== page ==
At the age of nineteen, Richard Coulter enlisted in the Westmoreland Guards in his hometown of Greensburg, Pa. The ranks of the Guards were filled with the sons of the elite families of Westmoreland County, and Coulter was certainly among the elite. His uncle, for instance, had a long record in public service, including stints as mayor of Greensburg, representative in both the state and national congresses, and appointment as Justice of the state Supreme Court. Though his father had died when Richard was barely three, through family connections, he was able to study law at Washington and Jefferson College, and earned entry to the bar when only nineteen. Not long after, the Guards were mustered into the federal service as Company E , 2nd Pennsylvania Infantry Regiment, and sent south to fight in the Mexican War.
Coulter's regiment was involved in several key engagements, including Winfield Scott's capture of Vera Cruz, the battles of Cerro Gordo, Contreras, Churubusco, and Chapultepec, and the capture and occupation of Mexico City. An outgoing man, voluble and educated, Coulter took a dim view of what he saw as immorality and corruption in the army, disapproving of the unscrupulous vanity of John White Geary, and feeling disappointment or disgust at the drunkenness, disorder, and lack of discipline in the ranks.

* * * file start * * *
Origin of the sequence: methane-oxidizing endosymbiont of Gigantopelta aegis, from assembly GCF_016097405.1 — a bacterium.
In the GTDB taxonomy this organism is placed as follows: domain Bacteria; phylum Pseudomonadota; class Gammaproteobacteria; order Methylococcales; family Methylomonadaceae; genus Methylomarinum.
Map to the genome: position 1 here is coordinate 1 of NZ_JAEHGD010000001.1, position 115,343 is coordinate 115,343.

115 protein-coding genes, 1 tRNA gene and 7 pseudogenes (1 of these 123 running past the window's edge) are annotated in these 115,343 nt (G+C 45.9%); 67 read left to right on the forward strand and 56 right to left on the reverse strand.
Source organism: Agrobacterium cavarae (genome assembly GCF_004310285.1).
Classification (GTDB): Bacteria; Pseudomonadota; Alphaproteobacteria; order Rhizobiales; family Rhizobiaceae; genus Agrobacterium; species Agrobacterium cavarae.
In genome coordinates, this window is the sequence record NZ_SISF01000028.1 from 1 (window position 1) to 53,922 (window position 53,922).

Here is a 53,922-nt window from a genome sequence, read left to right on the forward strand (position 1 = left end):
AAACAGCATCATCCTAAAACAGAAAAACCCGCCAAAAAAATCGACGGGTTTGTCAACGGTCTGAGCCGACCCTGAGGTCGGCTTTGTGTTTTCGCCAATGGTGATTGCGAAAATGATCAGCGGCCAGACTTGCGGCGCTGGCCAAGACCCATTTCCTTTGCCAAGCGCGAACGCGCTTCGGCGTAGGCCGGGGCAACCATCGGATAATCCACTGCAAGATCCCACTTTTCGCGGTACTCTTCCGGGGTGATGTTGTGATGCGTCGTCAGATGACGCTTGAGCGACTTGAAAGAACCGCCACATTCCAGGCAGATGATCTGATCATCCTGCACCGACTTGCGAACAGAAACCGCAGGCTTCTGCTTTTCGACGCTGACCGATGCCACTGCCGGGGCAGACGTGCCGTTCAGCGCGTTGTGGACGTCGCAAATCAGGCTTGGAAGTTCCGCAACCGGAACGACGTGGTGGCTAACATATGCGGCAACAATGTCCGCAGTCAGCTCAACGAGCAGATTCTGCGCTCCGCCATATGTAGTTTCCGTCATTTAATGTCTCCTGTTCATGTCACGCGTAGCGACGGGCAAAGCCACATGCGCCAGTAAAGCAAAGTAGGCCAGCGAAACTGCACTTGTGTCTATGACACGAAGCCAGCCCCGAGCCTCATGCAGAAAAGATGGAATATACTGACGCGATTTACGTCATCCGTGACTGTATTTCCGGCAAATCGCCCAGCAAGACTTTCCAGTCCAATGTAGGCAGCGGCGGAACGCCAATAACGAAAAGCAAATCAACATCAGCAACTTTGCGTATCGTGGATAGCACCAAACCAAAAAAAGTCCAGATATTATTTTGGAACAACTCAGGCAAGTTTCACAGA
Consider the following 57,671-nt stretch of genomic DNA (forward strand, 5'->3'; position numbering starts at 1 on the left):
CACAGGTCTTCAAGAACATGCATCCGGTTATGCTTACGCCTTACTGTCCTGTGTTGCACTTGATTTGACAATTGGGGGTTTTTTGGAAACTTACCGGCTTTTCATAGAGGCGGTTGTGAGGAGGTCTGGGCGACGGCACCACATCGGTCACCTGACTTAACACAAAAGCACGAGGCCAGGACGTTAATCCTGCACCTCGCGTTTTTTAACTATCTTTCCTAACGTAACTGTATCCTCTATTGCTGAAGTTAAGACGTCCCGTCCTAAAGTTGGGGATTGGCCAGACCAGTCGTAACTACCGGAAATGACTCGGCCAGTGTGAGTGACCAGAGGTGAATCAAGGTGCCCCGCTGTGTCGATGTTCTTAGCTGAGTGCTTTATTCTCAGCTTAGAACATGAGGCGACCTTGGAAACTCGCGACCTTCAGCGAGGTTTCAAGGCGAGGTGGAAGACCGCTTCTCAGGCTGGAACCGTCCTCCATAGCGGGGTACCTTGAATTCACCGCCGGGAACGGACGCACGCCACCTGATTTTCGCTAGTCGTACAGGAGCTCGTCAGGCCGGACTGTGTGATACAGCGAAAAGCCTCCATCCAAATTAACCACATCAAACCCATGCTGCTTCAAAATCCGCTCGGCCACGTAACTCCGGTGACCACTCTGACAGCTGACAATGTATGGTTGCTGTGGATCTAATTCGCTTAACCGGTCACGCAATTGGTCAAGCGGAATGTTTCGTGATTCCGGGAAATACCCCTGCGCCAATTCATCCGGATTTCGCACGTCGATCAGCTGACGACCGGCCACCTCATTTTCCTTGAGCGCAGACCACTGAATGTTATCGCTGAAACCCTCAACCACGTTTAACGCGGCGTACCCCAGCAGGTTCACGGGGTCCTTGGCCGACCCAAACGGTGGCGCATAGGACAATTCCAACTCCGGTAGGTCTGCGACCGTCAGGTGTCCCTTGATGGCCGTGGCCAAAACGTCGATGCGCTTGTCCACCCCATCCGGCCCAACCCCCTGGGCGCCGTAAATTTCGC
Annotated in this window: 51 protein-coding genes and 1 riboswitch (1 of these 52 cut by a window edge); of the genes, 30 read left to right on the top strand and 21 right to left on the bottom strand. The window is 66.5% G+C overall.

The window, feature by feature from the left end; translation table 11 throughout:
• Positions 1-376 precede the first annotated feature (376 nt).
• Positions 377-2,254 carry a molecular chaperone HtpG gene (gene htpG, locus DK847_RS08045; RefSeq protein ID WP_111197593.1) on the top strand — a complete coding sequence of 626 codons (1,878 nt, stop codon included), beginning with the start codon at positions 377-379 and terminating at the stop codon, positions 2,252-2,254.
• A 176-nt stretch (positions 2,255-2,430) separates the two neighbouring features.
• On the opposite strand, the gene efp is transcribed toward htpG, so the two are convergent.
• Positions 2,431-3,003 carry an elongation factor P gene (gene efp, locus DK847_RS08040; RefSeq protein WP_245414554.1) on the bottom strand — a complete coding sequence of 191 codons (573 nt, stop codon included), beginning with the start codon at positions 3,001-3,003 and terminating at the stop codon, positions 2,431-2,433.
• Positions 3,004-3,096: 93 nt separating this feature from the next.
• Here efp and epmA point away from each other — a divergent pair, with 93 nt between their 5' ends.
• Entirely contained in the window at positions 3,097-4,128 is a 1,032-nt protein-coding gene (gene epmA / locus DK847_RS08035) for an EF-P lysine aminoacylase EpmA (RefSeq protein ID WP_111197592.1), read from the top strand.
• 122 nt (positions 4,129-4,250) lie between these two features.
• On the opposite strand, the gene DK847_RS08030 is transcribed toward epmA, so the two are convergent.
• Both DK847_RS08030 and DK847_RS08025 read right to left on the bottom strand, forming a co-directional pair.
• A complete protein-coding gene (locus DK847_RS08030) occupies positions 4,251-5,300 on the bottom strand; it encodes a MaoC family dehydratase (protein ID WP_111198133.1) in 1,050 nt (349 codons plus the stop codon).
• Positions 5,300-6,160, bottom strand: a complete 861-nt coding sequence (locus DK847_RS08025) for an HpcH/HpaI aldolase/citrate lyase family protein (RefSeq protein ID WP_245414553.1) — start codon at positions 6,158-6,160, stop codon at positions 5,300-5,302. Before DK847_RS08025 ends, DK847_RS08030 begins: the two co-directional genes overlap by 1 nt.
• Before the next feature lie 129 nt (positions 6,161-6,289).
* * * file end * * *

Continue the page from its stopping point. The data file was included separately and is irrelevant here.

In June, 1848, the regiment left the capital and were mustered out of the service at Greensburg one month later. Though he left the army, the army never seems to have left Coulter. During the 1850s, he was active in militia units, and when the Civil War broke out, he raised the 11th Pennsylvania Infantry, serving as its colonel for the duration of the war. Know as "Fighting Dick" Coulter was wounded in action three times, rose to Brigadier General, and was brevetted to Major General before returning home. A successful coal mine developer and banker, he died in Greensburg in 1908.